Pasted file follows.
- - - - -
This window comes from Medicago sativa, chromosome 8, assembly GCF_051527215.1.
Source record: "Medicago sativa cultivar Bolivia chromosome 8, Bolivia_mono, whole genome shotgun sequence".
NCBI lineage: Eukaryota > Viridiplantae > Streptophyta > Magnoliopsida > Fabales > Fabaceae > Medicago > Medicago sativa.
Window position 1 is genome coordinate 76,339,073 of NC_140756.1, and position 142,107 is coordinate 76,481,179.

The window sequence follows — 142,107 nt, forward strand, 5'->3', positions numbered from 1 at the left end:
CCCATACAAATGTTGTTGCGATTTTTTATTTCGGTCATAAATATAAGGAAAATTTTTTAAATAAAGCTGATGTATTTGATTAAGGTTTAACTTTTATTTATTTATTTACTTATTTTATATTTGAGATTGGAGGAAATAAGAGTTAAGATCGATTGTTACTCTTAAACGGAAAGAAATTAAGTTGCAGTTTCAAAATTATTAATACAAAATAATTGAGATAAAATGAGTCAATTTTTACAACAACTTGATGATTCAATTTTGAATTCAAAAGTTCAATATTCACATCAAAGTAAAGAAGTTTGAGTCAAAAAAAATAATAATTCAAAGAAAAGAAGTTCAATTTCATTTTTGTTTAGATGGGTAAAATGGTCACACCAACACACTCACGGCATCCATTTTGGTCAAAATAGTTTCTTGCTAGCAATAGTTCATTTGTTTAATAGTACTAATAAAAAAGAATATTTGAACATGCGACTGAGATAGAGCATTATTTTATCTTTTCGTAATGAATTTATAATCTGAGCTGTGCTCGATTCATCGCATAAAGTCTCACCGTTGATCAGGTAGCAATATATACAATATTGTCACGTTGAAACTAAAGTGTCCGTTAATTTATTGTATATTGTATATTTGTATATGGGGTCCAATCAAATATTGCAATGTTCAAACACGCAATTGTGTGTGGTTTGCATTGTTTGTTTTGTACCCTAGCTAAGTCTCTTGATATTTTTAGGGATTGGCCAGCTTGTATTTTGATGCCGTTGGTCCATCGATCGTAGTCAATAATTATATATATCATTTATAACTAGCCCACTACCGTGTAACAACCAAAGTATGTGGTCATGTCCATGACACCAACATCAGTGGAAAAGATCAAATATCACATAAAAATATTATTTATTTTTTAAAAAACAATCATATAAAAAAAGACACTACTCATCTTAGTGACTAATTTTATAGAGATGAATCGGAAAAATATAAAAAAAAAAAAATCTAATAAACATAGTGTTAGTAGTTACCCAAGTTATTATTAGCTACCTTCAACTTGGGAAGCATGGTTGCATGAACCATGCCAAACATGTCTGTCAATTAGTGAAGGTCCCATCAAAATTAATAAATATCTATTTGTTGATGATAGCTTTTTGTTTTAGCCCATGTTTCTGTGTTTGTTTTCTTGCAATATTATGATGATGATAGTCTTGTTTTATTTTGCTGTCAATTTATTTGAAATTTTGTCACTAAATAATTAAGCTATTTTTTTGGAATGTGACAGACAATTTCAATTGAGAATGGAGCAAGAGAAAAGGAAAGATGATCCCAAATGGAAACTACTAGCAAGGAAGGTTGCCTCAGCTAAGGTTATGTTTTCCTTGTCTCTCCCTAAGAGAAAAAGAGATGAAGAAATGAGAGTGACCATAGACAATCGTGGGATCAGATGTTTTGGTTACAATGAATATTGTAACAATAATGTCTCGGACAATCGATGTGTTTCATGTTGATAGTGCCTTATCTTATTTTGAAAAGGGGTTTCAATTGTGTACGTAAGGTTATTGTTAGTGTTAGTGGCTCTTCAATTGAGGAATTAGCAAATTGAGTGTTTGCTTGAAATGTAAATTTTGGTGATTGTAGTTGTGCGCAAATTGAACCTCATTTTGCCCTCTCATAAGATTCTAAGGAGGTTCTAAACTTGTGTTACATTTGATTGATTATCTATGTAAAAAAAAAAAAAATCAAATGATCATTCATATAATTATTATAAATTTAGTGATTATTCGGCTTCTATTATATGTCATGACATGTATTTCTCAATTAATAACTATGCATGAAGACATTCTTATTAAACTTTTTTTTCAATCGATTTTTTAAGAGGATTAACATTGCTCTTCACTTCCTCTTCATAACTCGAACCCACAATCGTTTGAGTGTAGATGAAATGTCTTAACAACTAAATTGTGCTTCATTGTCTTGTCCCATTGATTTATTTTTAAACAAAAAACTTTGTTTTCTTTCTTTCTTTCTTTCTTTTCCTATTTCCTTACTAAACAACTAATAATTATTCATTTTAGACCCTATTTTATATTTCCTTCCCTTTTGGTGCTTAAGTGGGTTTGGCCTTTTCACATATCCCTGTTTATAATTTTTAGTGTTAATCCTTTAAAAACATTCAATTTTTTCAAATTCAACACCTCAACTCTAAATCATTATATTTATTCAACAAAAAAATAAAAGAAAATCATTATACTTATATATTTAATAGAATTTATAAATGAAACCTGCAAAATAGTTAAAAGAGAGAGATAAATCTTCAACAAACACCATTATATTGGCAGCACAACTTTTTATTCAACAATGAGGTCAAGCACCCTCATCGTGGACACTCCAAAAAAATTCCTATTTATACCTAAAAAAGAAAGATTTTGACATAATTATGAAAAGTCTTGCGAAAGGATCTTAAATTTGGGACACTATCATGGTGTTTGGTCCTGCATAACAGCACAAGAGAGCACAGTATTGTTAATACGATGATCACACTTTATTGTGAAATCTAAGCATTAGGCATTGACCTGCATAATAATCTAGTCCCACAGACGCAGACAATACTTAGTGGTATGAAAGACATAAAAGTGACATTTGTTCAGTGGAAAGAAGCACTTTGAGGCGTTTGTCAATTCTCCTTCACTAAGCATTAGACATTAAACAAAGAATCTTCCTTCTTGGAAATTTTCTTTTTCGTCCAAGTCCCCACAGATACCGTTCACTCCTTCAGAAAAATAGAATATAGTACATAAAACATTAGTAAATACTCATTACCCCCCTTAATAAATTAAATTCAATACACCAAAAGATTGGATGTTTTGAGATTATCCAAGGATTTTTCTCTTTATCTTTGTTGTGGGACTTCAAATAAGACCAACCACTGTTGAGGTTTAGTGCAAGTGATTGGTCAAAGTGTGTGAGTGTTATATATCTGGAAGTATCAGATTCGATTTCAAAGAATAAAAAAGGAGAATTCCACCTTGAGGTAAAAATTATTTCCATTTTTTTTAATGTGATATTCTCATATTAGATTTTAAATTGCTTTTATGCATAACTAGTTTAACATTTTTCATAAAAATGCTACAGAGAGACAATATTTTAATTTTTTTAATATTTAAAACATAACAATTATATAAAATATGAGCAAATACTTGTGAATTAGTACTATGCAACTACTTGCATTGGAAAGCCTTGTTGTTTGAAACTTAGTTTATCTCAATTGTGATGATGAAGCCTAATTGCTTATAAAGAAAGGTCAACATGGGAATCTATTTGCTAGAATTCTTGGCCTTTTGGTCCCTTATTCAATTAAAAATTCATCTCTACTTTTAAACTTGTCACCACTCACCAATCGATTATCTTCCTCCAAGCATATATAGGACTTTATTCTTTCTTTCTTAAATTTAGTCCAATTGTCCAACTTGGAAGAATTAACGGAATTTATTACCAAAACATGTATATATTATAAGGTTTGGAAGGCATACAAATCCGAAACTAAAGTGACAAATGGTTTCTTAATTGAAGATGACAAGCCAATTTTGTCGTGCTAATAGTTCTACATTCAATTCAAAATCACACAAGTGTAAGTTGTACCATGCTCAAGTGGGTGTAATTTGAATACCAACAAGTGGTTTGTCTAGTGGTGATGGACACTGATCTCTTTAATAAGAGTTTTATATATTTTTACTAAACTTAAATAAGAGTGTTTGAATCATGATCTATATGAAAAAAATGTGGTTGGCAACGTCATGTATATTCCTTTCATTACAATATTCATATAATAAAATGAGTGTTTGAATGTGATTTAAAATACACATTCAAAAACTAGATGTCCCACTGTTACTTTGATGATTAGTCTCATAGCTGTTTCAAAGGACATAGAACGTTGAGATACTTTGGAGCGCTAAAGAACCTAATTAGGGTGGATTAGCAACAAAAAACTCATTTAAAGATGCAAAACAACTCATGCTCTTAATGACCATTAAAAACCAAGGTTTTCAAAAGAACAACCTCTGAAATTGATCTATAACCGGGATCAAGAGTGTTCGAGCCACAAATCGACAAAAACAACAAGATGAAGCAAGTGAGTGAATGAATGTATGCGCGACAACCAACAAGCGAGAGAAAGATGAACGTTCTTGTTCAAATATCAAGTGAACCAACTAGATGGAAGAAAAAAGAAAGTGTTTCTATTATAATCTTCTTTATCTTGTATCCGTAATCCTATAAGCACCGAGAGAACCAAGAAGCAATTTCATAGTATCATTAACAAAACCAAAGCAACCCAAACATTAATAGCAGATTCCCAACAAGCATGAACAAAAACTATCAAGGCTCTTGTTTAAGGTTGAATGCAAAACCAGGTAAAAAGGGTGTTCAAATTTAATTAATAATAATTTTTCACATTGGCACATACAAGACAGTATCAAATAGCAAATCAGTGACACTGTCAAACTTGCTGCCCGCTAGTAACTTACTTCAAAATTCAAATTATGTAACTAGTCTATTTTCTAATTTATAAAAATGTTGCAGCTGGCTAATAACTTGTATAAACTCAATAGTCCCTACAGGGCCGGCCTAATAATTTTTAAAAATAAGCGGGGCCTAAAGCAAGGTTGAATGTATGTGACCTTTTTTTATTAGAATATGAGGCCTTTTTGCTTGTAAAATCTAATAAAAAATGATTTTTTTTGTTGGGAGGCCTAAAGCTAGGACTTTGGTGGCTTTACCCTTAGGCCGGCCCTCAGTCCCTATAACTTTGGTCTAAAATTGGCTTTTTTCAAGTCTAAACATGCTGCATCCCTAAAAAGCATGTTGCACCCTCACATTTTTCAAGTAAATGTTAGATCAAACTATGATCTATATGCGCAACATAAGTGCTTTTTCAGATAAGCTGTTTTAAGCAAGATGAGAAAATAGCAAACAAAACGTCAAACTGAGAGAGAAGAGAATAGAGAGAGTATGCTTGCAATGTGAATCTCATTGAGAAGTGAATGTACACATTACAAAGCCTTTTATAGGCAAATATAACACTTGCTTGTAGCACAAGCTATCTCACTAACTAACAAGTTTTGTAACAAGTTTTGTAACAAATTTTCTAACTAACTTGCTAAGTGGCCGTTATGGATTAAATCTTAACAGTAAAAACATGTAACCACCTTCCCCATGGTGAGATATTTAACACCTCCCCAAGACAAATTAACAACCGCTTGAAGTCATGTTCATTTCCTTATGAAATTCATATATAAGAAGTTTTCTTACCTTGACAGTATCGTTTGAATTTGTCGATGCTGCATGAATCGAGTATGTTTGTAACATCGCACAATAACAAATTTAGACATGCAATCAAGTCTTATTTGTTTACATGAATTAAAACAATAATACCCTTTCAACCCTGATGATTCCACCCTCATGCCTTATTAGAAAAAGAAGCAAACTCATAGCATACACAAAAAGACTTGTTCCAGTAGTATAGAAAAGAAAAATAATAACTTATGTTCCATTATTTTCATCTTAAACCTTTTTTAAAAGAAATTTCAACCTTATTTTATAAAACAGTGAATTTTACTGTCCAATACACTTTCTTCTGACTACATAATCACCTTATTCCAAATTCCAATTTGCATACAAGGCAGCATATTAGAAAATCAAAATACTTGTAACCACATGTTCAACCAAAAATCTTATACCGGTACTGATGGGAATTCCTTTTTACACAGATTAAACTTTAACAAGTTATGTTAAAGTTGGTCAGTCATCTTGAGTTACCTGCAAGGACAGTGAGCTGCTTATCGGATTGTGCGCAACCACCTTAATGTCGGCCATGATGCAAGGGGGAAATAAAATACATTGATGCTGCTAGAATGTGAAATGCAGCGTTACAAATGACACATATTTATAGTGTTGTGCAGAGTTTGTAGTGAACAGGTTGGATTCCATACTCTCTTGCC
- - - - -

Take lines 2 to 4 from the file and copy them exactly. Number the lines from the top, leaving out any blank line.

Source record: "Medicago sativa cultivar Bolivia chromosome 8, Bolivia_mono, whole genome shotgun sequence".
NCBI lineage: Eukaryota > Viridiplantae > Streptophyta > Magnoliopsida > Fabales > Fabaceae > Medicago > Medicago sativa.
Window position 1 is genome coordinate 76,339,073 of NC_140756.1, and position 142,107 is coordinate 76,481,179.